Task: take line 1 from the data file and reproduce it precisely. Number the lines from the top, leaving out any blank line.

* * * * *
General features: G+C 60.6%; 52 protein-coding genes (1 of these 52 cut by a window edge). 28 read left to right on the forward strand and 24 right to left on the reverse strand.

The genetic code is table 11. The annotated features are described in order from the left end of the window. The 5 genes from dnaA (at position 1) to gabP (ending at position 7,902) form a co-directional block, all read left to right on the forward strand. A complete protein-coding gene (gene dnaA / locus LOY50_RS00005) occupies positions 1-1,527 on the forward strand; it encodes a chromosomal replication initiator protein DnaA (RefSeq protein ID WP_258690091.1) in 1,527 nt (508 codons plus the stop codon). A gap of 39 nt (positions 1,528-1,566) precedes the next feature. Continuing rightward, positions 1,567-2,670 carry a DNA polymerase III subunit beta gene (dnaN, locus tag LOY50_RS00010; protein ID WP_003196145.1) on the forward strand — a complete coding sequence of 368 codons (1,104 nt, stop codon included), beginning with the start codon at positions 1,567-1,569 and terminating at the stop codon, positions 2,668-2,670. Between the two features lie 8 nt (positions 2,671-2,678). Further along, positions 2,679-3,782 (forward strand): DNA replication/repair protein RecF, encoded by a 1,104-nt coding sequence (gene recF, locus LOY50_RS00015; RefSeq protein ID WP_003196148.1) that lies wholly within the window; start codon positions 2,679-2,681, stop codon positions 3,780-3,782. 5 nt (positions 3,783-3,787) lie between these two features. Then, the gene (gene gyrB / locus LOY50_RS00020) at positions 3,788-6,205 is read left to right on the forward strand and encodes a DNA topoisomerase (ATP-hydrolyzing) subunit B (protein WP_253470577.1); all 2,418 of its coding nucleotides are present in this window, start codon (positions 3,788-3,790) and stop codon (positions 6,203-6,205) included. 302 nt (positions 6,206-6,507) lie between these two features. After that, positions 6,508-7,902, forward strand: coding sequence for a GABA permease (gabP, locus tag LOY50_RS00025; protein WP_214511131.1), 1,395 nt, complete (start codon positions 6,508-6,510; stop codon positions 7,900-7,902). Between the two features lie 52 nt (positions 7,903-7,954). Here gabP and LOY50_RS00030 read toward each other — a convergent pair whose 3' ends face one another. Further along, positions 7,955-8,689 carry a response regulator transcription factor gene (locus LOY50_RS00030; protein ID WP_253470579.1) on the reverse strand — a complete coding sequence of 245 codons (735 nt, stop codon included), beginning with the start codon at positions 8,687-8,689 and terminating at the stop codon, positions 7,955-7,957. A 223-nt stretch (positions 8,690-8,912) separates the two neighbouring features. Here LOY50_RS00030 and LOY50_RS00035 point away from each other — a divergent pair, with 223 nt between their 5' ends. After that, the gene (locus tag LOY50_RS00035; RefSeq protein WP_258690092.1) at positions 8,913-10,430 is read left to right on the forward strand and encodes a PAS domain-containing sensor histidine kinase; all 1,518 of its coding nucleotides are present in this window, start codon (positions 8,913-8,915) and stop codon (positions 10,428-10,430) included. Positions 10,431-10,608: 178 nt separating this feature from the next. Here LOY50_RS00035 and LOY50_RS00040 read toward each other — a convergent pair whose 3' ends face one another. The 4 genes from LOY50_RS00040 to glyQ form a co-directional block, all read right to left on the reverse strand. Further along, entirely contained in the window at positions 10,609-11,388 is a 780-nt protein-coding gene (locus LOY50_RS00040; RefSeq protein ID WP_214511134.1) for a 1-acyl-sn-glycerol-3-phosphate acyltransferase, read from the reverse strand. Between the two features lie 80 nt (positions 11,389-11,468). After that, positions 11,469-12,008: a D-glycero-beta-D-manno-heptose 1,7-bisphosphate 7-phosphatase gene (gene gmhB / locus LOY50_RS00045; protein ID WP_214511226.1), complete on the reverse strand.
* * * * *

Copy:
General features: G+C 60.6%; 52 protein-coding genes (1 of these 52 cut by a window edge). 28 read left to right on the forward strand and 24 right to left on the reverse strand.